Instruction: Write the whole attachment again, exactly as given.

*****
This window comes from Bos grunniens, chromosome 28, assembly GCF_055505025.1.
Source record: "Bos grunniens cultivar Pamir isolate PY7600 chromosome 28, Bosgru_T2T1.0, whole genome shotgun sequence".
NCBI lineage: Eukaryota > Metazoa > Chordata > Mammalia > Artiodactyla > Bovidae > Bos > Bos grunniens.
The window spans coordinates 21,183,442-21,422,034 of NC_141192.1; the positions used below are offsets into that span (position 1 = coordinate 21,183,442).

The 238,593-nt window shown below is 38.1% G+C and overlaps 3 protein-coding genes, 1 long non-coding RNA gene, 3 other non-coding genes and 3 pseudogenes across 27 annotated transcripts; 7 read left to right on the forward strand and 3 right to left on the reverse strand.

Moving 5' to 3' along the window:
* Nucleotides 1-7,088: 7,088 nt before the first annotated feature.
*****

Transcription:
This window comes from Bos grunniens, chromosome 28, assembly GCF_055505025.1.
Source record: "Bos grunniens cultivar Pamir isolate PY7600 chromosome 28, Bosgru_T2T1.0, whole genome shotgun sequence".
NCBI lineage: Eukaryota > Metazoa > Chordata > Mammalia > Artiodactyla > Bovidae > Bos > Bos grunniens.
The window spans coordinates 21,183,442-21,422,034 of NC_141192.1; the positions used below are offsets into that span (position 1 = coordinate 21,183,442).

The 238,593-nt window shown below is 38.1% G+C and overlaps 3 protein-coding genes, 1 long non-coding RNA gene, 3 other non-coding genes and 3 pseudogenes across 27 annotated transcripts; 7 read left to right on the forward strand and 3 right to left on the reverse strand.

Moving 5' to 3' along the window:
* Nucleotides 1-7,088: 7,088 nt before the first annotated feature.